You know, that's a good question. And I've always been able to add and subtract fairly well. Sometimes I can do it my head. But but mathematics just seemed to come easy to me. I just I liked mathematics. So in high school, when it was I should say, when I finished high school, yet you had to take these they call them CLEP, C-L-E-P, college level examination programs. And I scored. I scored fairly highly on the math piece and didn't have to take a whole lot of mathematics. But I took finance and I took economics and I took statistics because I liked the way numbers talked. It just seemed to make sense. But I don't that type of data looking at black and white numbers on a page, that that's one thing. But when you go out into the marketplace and you're working with folks that maybe they don't they don't understand forecasting or they don't understand elasticities or they don't understand lift analysis. What happens when when something's on display? Turn that data into insights as what I like to do. You show me you show me the facts. I'll tell the story. That's kind of the way I built my career is give me the facts. I'll tell the story. And you can always have fun. I mean, when you go out with anybody in the beer business, if you're not having fun, somebody's wrong here. It's up to, you know, something's wrong with you. So.

Tracy Neal:
So how often do you get out in the trade? You work with distributors, are you? I mean.

Bump Williams:
So now?

Tracy Neal:
Well, yeah. Well, I don't know. Maybe now, maybe 30 years ago. But, you know, this is the biggest listener group of this podcast. Our sales reps who we'd like to say are driving around all day selling beer. So for those folks that are driving around, have you. Have you been out? And I'm sure at some point you've been on routes. You've been I work with you've thrown your cases. Right. Tell me a little history about that.

Bump Williams:
Oh, yeah. You mean in terms of building displays and I talked about that early on the Procter days was building displays, finding the right spot in the store to to throw a display up, doing some cross category merchandising and their strategies behind doing that that that are different today than they were back 30, 35, 40 years ago.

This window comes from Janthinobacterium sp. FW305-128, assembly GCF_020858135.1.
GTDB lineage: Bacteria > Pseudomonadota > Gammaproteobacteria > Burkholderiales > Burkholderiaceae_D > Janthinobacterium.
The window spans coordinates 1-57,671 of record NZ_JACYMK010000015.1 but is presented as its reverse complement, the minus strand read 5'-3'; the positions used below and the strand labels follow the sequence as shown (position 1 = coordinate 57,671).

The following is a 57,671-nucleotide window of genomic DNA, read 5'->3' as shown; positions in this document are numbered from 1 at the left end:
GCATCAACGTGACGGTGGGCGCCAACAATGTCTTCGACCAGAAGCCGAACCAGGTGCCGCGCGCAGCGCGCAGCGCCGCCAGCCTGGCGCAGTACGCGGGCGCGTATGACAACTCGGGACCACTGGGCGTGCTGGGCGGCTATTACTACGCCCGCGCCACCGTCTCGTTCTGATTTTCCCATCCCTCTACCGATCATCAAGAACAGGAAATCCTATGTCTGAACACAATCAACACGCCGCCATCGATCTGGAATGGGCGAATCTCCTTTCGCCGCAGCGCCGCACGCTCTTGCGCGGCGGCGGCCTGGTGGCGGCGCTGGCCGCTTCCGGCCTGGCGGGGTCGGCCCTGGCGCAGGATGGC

Tracy Neal:
Yeah, you know a lot of people don't understand that one of the reasons for the display was the added inventory for the sale item that was on the shelf so that retailers would not have to give rain checks.

Bump Williams:
Right.

Tracy Neal:
Because you remember I remember I was a kid in the 80s, but I remember my mom getting rain checks on items that were on sale that had run out of stock. And so in an effort to eliminate the out of stock in the rain check process, stores started putting things on display. So they had that, you know, stoppable inventory.

Bump Williams:
Yeah. I mean, that's that was still true. It's still true today. But back then when you were a kid, we had the gas wars in the 70s and early 80s, remember? So nobody wanted to get a rain check because that means you had to get back in your car and drive back on when gas was was over a dollar a gallon. Remember that? So, I mean, it was it was a.

Tracy Neal:
So rain check was not only an inconvenience, it was an added cost a negated the savings of the sale.

Bump Williams:
That's exactly right. And a lot of folks didn't bother to cash in on that rain check. And that means there's a lost sale anytime. And we found this out in our studies that any time there is a consumer goes into a store to buy a product, and that product in that store is out of stock three consecutive times. That consumer won't go back to that story more. They'll leave that store. So if the average market basket expenditure, every time that a consumer goes in and throws beer into a market basket, it's around sixty five dollars. It's not just beer, you know, it's hamburger roll.